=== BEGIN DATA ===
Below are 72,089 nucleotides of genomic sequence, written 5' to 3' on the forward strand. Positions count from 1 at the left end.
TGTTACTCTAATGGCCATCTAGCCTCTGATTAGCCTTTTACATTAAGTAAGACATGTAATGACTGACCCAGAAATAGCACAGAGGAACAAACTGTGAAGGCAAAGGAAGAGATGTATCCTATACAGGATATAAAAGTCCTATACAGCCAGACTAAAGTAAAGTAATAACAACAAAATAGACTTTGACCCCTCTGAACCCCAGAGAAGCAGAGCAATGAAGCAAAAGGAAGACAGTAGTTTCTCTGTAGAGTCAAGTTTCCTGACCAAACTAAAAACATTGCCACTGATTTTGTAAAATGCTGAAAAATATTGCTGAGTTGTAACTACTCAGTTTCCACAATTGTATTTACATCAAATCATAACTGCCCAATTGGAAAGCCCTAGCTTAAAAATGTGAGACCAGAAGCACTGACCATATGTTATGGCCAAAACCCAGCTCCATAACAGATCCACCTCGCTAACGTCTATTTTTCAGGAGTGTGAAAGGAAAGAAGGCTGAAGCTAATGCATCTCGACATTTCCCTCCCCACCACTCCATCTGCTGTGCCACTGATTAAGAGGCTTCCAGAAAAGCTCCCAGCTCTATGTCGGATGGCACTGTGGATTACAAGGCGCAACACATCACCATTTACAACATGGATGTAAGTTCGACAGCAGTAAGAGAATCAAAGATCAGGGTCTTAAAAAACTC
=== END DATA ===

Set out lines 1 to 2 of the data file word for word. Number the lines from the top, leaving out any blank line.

Below are 72,089 nucleotides of genomic sequence, written 5' to 3' on the forward strand. Positions count from 1 at the left end.
TGTTACTCTAATGGCCATCTAGCCTCTGATTAGCCTTTTACATTAAGTAAGACATGTAATGACTGACCCAGAAATAGCACAGAGGAACAAACTGTGAAGGCAAAGGAAGAGATGTATCCTATACAGGATATAAAAGTCCTATACAGCCAGACTAAAGTAAAGTAATAACAACAAAATAGACTTTGACCCCTCTGAACCCCAGAGAAGCAGAGCAATGAAGCAAAAGGAAGACAGTAGTTTCTCTGTAGAGTCAAGTTTCCTGACCAAACTAAAAACATTGCCACTGATTTTGTAAAATGCTGAAAAATATTGCTGAGTTGTAACTACTCAGTTTCCACAATTGTATTTACATCAAATCATAACTGCCCAATTGGAAAGCCCTAGCTTAAAAATGTGAGACCAGAAGCACTGACCATATGTTATGGCCAAAACCCAGCTCCATAACAGATCCACCTCGCTAACGTCTATTTTTCAGGAGTGTGAAAGGAAAGAAGGCTGAAGCTAATGCATCTCGACATTTCCCTCCCCACCACTCCATCTGCTGTGCCACTGATTAAGAGGCTTCCAGAAAAGCTCCCAGCTCTATGTCGGATGGCACTGTGGATTACAAGGCGCAACACATCACCATTTACAACATGGATGTAAGTTCGACAGCAGTAAGAGAATCAAAGATCAGGGTCTTAAAAAACTC